**Competing interests: ** This work of GC is supported in part by European Research Council grant ERC-2014-CoG 647557, the Yahoo Faculty Research and Engagement Program and a Royal Society Wolfson Research Merit Award. These funders did not have any role in the development and execution of this work. The work of AD, AG, CHL was carried out while they were employed by Yahoo Research. The funder provided support in the form of salaries for authors AD, AG, CHL, but did not have any additional role in the study design, data analysis, decision to publish, or preparation of the manuscript. The specific roles of these authors are articulated in the ‘author contributions’ section. Some of the data used in the method evaluation study was provided by Yahoo and cannot be shared further by the authors. Please see the Data Availability Statement for more information about data access. This restriction notwithstanding, these interests do not alter our adherence to PLOS ONE policies on sharing data and materials.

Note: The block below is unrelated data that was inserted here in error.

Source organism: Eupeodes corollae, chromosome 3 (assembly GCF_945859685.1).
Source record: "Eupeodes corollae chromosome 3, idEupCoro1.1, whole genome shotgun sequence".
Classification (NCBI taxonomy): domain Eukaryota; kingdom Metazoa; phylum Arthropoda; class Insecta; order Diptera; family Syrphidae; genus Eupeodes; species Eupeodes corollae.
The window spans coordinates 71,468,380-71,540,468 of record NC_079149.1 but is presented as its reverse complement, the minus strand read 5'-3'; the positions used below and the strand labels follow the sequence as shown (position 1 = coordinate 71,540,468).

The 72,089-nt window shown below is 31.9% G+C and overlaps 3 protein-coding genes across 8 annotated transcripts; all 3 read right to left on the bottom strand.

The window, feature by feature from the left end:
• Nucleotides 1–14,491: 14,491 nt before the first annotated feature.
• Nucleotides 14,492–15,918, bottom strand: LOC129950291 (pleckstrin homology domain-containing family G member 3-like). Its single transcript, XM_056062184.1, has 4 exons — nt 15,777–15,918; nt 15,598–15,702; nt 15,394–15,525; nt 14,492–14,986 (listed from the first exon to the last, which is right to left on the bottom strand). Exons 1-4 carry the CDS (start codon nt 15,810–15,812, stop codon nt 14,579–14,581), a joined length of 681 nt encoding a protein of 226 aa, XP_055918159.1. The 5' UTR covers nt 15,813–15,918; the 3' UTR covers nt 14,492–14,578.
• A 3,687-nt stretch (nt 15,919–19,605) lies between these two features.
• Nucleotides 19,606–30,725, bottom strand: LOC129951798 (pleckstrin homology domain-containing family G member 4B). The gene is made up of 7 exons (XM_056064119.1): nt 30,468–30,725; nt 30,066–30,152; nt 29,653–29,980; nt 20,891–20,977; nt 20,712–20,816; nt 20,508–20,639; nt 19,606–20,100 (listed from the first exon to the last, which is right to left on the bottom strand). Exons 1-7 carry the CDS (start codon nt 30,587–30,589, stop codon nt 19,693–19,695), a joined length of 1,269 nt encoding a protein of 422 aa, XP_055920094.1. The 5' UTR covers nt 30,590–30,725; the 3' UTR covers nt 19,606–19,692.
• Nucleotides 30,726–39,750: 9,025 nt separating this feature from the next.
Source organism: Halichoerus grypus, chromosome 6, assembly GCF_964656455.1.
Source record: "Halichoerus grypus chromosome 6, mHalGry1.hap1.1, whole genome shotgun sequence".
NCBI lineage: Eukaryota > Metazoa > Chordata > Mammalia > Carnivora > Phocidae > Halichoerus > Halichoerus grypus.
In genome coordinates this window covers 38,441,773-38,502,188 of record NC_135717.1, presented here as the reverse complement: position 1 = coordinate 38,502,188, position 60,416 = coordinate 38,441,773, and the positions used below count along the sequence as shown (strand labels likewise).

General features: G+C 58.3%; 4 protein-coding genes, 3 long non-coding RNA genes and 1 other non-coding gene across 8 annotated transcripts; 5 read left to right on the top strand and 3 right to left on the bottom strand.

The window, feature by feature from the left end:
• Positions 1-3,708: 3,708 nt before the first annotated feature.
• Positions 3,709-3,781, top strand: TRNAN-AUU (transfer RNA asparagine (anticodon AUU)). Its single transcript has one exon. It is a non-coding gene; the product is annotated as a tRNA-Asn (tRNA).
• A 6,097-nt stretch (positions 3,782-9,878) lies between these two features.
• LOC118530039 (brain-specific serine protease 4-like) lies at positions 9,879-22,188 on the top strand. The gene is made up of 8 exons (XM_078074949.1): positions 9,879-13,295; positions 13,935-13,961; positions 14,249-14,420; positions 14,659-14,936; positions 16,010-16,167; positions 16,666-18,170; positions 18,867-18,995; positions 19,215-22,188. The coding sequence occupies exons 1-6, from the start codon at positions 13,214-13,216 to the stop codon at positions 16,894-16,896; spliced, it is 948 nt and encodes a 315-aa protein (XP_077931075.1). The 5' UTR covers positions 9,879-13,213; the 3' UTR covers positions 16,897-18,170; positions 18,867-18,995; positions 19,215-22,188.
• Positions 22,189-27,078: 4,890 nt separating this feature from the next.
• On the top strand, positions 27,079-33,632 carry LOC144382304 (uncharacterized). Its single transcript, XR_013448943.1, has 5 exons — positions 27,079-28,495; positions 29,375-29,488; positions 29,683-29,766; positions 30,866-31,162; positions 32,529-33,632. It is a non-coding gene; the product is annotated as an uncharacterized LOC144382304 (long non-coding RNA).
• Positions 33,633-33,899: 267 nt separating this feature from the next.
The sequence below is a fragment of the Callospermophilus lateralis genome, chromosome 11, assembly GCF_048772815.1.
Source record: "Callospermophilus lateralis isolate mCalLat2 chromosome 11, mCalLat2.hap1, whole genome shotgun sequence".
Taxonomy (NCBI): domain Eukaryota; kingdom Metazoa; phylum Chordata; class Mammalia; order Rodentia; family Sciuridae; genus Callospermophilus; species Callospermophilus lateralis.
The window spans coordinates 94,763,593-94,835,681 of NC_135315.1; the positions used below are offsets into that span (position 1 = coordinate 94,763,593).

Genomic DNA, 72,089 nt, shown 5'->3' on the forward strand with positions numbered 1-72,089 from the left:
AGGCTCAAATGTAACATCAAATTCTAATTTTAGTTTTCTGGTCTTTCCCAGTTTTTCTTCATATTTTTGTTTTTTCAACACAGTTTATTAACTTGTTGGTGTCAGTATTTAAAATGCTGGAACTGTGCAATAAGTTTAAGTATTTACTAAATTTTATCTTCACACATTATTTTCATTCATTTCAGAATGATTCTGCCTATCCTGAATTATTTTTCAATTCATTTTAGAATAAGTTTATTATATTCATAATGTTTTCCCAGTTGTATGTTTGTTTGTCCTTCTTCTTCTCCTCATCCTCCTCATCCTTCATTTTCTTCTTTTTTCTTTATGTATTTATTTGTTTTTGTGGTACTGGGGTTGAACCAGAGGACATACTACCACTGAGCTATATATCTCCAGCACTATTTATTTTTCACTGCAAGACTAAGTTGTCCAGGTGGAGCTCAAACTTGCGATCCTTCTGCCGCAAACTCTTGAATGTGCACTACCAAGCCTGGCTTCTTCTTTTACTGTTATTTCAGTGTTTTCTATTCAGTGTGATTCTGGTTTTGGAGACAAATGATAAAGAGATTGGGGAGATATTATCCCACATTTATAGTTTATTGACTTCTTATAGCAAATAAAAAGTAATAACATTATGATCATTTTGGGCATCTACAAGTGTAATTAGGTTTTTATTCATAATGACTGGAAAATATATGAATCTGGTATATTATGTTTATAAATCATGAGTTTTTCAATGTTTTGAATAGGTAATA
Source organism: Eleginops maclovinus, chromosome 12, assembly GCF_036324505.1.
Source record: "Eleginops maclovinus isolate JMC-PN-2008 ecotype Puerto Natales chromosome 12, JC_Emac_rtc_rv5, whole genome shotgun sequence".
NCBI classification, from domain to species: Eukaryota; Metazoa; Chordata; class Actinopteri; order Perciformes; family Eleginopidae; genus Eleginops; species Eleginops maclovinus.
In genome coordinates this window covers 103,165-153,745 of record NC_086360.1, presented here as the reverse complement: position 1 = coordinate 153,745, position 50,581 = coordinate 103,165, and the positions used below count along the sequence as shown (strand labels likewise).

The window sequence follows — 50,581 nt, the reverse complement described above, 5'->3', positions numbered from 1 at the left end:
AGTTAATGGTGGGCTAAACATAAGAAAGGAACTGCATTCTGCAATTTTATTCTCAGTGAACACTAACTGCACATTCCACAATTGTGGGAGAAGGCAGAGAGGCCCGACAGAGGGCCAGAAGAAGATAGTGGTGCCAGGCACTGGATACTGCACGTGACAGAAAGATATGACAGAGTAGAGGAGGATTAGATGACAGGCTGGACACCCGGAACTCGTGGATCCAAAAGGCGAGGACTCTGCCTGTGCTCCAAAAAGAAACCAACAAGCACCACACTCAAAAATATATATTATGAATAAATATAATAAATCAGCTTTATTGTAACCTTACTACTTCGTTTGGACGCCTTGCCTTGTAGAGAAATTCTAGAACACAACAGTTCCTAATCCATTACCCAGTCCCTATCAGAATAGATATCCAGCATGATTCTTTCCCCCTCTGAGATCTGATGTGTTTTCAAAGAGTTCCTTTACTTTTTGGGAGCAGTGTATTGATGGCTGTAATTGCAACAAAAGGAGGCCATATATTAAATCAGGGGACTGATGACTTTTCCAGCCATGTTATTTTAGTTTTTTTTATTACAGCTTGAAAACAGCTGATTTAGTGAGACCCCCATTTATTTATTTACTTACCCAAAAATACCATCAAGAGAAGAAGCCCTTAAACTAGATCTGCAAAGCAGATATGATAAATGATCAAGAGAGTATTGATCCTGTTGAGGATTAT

## 1 Introduction

Every day, hundreds of millions of people visit web sites and commercial search engines to pose queries on topics of their interest. Such queries are typically just a few key words intended to specify the topic that the user has in mind. To provide users with a high quality service, search engines such as Bing, Google, and Yahoo require intelligent analysis to realize users’ implicit intents. The key resource that they have to help tease out the intent is their large history of requests, in the form of large scale query logs, as well as the log of user actions on the corresponding result pages. A key primitive in learning users’ intents is finding the nearest neighbors for a user-given query. Computing nearest neighbors is useful for many search-related problems on the Web and Mobile such as finding related queries [1–3], finding near-duplicate queries [4], spelling correction [5, 6], and diversifying search results [7]; and Natural Language Processing (NLP) tasks such as paraphrasing [8, 9], calculating distributional similarity [10–12], and creating sentiment lexicons from large-scale Web data [13].